If we are what we eat, perhaps we should change our diet.

It may be argued there is something in the water we are all drinking, and perhaps something also in the food we are eating. Something is different.

This year has unleashed changes that may prove to be revolutionary. A pandemic continues to plague the world, and in the United States, thousands have taken to the streets demanding social change, a lament that has been picked up and repeated throughout the world. Those with power are under increased scrutiny, and those traditionally without power now have an increased voice with which to be heard.

While some still protest against the existence of systemic oppression, the harm of which has multiplied across generations, one doesn’t really have to look any further than the evolution of the food and drinks we consume as evidence of perpetuation of disparity. Tom Standage has written a helpful book on the subject entitled A History of the World in Six Glasses. Excluding water, he details the influence of drinks on the history of the world and the development of culture. I found this to be a tremendously engaging and interesting book, one which demonstrates that long before anyone was thinking about systemic structures, they were showing up in the very beverages we consume.

Standage lists the six drinks as “beer, wine, spirits, (all other varieties of alcoholic beverages) coffee, tea, and cola.” What’s interesting is that for most of human history, many of these beverages, especially those with medicinal properties, belonged exclusively to the wealthy. With many of these drinks serving colonial powers who then enslaved others so the free flow of these drinks at market prices might continue uninterrupted. And, on occasion, they served as a means for the oppressed to push back against authority. For instance, one can hardly forget the notorious dumping of tea into the Boston harbor by patriotic rioters from our own history.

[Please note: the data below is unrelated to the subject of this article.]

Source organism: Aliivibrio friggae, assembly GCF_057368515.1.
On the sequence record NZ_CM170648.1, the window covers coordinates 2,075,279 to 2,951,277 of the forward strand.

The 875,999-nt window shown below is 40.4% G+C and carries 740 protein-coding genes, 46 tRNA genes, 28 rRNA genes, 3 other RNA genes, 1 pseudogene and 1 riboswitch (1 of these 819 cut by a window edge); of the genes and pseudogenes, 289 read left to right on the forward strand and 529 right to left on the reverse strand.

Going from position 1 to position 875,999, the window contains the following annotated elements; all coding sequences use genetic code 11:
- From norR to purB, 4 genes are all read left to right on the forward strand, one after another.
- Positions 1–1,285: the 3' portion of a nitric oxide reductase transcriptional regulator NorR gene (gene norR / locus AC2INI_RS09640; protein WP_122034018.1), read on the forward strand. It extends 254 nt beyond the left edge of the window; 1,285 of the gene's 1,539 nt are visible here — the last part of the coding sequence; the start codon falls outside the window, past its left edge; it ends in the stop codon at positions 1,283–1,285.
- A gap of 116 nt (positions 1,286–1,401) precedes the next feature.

The dumping of tea served to gain the attention of the British crown by unrepresented populations; whereas the consumption of coffee would become the elixir of religious reformers and radical politicians. According to Standage, “coffeehouses became popular venues for academic discussion, particularly among those who took an interest in the progress of science, or ‘natural philosophy’ as it was known at the time.” This would prompt the poet Thomas Jordan to write in 1667,

You that delight in Wit and Mirth,
   and long to hear such News,
As comes from all parts of the Earth,
   Dutch, Danes, and Turks and Jews,
I’ll send you a Rendezvous,
   where it is smoking new:
Go hear it at a Coffee-house
   -it cannot but be true…

There’s nothing done in all the World,
   from Monarch to the Mouse,
But every Day or Night ’tis hurl’d
   into the Coffee-house.

These meetings of the minds over food and beverage are necessary functions of human society that still challenge the course of human events. As a result, philosophies and religions emerged that forged empires, enriched kingdoms, and often plundered the natural resources of earth and human flesh.

Sweetness and Power by Sidney W. Mintz is a work that demonstrates powerfully how one substance, sugar, came to demand the attention of the world, often with tragic consequences. Mintz points out that this substance became important to both rulers and subjects, writing that, “the answers may seem self-evident; sugar is sweet, and human beings like sweetness. But when unfamiliar substances are taken up by new users, they enter into pre-existing social and psychological contexts and acquire-or are given-contextual meanings by those who use them.” Addiction to sugar was introduced to the world along with the exploitation of others to feed this addiction, resulting in disparities that continue to this day. Mintz adds, “the combination of sugars and fats, as food choice or preference, is a very important one. ‘Richness in diet is frequently associated with fat and sugar in the diet…fat and sugar are more than functional aids to shelf life; they are equally associated with the richness of food and, therefore, its acceptability.’ The food technologist’s lexicon for the uses of sugar and fat pays special attention to sugar’s way of making foods more palatable.”  So simply by adding sugar to foods that are otherwise cheap in costs and nutrition, populations become addicted, and are therefore willing to pay higher prices for cheaper and less nutritious foods—a practice that increases the profit margins and waistlines, but decreases the overall health of individuals.